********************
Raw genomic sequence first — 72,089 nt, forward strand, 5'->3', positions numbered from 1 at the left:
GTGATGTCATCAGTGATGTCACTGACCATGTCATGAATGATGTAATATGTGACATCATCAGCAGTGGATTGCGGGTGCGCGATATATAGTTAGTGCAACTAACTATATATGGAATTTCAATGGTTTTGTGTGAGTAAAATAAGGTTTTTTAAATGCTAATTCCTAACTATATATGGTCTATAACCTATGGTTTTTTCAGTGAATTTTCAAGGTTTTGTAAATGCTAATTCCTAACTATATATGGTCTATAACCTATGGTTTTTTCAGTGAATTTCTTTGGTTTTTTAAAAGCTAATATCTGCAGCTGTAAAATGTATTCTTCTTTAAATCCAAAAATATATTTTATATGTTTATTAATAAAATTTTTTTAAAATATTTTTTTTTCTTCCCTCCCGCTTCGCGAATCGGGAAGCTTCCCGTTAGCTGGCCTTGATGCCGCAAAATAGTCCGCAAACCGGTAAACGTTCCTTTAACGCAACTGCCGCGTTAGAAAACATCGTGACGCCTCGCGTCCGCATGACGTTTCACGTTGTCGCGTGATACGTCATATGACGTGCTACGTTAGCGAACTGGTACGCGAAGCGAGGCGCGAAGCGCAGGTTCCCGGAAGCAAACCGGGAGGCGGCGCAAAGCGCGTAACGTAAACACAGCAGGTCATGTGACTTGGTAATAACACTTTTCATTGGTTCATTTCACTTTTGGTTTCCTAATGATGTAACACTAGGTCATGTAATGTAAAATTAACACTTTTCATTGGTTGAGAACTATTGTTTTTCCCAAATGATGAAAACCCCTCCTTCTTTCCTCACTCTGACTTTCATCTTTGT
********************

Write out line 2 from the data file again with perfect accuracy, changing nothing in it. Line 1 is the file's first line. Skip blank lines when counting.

GTGATGTCATCAGTGATGTCACTGACCATGTCATGAATGATGTAATATGTGACATCATCAGCAGTGGATTGCGGGTGCGCGATATATAGTTAGTGCAACTAACTATATATGGAATTTCAATGGTTTTGTGTGAGTAAAATAAGGTTTTTTAAATGCTAATTCCTAACTATATATGGTCTATAACCTATGGTTTTTTCAGTGAATTTTCAAGGTTTTGTAAATGCTAATTCCTAACTATATATGGTCTATAACCTATGGTTTTTTCAGTGAATTTCTTTGGTTTTTTAAAAGCTAATATCTGCAGCTGTAAAATGTATTCTTCTTTAAATCCAAAAATATATTTTATATGTTTATTAATAAAATTTTTTTAAAATATTTTTTTTTCTTCCCTCCCGCTTCGCGAATCGGGAAGCTTCCCGTTAGCTGGCCTTGATGCCGCAAAATAGTCCGCAAACCGGTAAACGTTCCTTTAACGCAACTGCCGCGTTAGAAAACATCGTGACGCCTCGCGTCCGCATGACGTTTCACGTTGTCGCGTGATACGTCATATGACGTGCTACGTTAGCGAACTGGTACGCGAAGCGAGGCGCGAAGCGCAGGTTCCCGGAAGCAAACCGGGAGGCGGCGCAAAGCGCGTAACGTAAACACAGCAGGTCATGTGACTTGGTAATAACACTTTTCATTGGTTCATTTCACTTTTGGTTTCCTAATGATGTAACACTAGGTCATGTAATGTAAAATTAACACTTTTCATTGGTTGAGAACTATTGTTTTTCCCAAATGATGAAAACCCCTCCTTCTTTCCTCACTCTGACTTTCATCTTTGT